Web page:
Profond goes international
Impressum: Barbara Ottawa, Investment & Pensions Europe (IPE) magazine, 15 September 2008
The Euvidea pension fund is the third to be set up in Liechtenstein under the EU pension fund directive IORP, which is also applicable to EEA member states such as small principality lodged between Switzerland and Austria.
The other two funds are German insurer's LV1871 Pensionsfonds set up in February 2007 and the Rofenberg foundation for retirement provision, an AXA Winterthur subsidiary which received its license at the end of last year.
“We are targetting international companies as well as local companies in various European countries which are still holding their pension liabilities on the balance sheet or those which are aiming to set up an occupational retirement provision,” said Herbert Brändli, head of Euvidea who also chairs the CHF 2.5bn (€1.5bn) Profond.
He confirmed companies in Germany and Austria were among the main targets.
Brändli pointed out the law in Switzerland allowed pension funds to deal more flexibly with underfunding than, for example, in Germany where every year has to be ended with positive results.
“This way the strategic asset allocation can be geared towards more long-term aims, which means returns of up to 3% or 4% higher than in insurance based systems can be expected,” Brändli noted.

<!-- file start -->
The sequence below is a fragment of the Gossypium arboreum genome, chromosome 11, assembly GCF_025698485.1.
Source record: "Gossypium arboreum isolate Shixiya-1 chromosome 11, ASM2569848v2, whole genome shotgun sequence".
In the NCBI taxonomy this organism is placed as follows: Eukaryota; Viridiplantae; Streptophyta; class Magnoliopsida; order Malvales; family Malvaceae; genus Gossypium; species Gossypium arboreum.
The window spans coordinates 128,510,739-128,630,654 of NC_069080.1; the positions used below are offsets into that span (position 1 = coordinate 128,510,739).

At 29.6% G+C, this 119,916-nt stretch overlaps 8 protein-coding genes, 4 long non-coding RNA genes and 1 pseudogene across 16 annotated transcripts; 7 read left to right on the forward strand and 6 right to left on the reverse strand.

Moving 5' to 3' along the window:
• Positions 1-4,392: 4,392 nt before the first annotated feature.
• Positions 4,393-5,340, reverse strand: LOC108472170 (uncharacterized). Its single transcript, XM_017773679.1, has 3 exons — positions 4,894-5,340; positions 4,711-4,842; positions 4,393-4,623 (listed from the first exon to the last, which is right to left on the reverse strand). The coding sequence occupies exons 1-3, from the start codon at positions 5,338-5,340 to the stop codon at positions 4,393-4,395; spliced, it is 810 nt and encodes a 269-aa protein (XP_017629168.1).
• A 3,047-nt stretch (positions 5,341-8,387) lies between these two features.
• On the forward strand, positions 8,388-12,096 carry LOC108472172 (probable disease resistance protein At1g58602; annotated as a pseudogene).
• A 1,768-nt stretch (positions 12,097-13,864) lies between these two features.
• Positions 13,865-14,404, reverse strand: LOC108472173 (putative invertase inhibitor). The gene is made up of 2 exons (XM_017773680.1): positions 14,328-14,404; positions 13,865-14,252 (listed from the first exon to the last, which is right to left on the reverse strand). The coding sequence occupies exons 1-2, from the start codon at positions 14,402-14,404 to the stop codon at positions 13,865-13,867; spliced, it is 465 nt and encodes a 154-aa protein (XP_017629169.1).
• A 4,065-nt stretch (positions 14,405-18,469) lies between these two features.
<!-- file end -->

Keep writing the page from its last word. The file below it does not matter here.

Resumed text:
He pointed out no contracts have yet been signed with clients but stressed Euvidea was talking to companies which are already members of the Swiss fund Profond.
This fund made the news recently because it divested completely from troubled Swiss bank UBS. (See earlier IPE story: Rights issue protagonist quits UBS)
Brändli noted despite recently-announced structural changes to the bank, the fund will not re-invest “at the moment”.
“We doubt that there is enough quality in the UBS management and we want to know how much the further write-downs are”, he explained.
He added Profond is still expecting UBS to sell off its investment banking business to “concentrate on its core competences” asset managment and private banking.
But when UBS recently announced the structural changes the bank noted it had no intention to sell off any of the business sectors. (See earlier IPE article: UBS moves for a three-way split).
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